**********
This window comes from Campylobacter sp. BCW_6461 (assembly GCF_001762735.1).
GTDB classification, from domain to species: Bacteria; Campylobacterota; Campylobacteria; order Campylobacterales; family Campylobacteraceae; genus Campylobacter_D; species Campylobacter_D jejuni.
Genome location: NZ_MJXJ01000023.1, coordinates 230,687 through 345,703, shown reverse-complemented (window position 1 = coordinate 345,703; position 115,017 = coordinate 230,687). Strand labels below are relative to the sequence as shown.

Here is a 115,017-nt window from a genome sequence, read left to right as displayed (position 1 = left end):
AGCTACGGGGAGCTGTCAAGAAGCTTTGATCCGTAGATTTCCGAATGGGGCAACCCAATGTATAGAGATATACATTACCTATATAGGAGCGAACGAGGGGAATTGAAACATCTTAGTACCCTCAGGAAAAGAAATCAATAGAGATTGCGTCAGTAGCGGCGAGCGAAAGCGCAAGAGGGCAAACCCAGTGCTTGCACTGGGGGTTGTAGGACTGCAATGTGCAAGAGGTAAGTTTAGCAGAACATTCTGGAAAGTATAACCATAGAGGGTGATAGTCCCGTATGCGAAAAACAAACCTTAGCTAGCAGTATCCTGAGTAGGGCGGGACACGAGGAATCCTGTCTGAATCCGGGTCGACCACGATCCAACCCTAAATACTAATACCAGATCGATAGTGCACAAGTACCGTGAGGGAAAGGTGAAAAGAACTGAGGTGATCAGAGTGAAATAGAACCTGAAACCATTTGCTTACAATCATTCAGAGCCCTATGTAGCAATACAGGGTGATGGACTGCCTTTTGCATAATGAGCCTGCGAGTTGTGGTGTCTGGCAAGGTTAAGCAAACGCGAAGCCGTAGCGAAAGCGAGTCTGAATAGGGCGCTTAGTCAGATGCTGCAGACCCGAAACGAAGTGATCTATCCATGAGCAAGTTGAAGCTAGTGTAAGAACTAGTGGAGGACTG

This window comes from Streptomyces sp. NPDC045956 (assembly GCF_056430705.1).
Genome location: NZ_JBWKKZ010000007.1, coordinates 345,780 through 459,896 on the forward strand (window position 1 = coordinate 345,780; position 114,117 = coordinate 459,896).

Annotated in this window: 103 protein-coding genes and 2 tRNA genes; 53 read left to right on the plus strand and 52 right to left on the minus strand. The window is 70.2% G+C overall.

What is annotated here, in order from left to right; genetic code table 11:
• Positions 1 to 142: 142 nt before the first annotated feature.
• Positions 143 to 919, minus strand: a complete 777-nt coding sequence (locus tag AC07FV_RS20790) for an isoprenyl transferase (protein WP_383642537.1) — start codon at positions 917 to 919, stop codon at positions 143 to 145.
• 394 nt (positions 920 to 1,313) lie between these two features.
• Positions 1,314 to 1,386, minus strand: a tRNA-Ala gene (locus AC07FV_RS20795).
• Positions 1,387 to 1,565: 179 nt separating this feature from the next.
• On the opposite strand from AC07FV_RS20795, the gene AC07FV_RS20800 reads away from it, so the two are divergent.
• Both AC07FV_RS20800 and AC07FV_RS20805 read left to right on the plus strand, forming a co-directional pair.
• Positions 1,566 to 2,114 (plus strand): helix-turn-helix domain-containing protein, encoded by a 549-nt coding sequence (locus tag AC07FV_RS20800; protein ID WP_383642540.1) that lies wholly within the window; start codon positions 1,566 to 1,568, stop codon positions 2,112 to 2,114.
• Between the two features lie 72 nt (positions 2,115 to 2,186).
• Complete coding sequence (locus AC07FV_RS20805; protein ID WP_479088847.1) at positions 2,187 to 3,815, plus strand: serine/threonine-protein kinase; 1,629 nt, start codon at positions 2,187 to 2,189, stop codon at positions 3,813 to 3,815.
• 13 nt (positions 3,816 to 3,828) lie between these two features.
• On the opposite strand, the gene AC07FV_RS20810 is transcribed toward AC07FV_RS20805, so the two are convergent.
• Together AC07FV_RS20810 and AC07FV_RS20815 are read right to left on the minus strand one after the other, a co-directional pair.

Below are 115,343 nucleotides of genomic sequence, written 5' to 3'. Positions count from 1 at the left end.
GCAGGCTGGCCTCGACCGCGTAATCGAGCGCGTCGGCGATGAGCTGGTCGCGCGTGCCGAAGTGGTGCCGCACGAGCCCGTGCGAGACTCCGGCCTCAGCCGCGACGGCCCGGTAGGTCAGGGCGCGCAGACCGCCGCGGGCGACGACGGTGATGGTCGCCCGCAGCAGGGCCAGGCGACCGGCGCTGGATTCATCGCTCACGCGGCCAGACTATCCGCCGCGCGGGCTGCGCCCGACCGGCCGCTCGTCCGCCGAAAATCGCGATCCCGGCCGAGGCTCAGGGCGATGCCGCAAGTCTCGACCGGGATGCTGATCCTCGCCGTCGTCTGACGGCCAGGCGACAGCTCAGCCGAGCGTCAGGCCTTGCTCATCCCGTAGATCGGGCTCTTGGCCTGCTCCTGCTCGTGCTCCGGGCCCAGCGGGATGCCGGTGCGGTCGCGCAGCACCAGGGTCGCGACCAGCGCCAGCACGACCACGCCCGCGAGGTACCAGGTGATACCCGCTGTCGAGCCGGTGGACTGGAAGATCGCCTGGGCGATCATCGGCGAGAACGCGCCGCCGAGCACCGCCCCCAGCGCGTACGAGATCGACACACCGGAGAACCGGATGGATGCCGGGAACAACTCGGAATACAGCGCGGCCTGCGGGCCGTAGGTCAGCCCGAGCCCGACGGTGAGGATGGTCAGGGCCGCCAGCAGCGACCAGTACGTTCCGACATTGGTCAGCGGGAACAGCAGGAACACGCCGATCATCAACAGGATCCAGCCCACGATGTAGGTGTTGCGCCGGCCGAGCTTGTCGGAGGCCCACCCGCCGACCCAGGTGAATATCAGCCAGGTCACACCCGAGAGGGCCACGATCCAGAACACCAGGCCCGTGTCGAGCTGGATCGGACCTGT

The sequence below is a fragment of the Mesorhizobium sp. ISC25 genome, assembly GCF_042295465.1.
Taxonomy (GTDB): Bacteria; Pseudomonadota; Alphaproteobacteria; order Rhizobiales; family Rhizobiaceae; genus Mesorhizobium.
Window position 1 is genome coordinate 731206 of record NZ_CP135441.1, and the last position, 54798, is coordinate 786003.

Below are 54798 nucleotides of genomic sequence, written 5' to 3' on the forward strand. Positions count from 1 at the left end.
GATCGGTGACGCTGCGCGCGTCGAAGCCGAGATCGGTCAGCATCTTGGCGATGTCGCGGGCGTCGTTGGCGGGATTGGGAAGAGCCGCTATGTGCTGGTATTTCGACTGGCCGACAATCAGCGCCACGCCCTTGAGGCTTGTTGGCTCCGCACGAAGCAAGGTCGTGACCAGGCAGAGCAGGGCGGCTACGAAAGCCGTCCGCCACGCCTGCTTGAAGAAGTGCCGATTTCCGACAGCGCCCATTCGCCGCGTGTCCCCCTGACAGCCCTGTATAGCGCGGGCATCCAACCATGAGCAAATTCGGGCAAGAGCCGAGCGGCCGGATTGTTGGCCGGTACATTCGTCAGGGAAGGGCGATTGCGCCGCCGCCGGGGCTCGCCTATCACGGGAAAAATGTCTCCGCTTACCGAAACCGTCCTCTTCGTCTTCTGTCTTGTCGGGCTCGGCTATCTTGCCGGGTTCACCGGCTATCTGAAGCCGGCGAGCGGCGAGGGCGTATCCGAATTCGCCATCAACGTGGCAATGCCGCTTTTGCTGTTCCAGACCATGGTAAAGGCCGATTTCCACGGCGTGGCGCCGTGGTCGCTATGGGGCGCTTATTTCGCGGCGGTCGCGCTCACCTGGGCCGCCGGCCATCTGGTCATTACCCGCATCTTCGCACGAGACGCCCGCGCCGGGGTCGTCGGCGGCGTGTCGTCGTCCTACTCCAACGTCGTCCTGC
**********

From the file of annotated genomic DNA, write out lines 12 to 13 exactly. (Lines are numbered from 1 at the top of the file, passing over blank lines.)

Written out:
• 394 nt (positions 920 to 1,313) lie between these two features.
• Positions 1,314 to 1,386, minus strand: a tRNA-Ala gene (locus AC07FV_RS20795).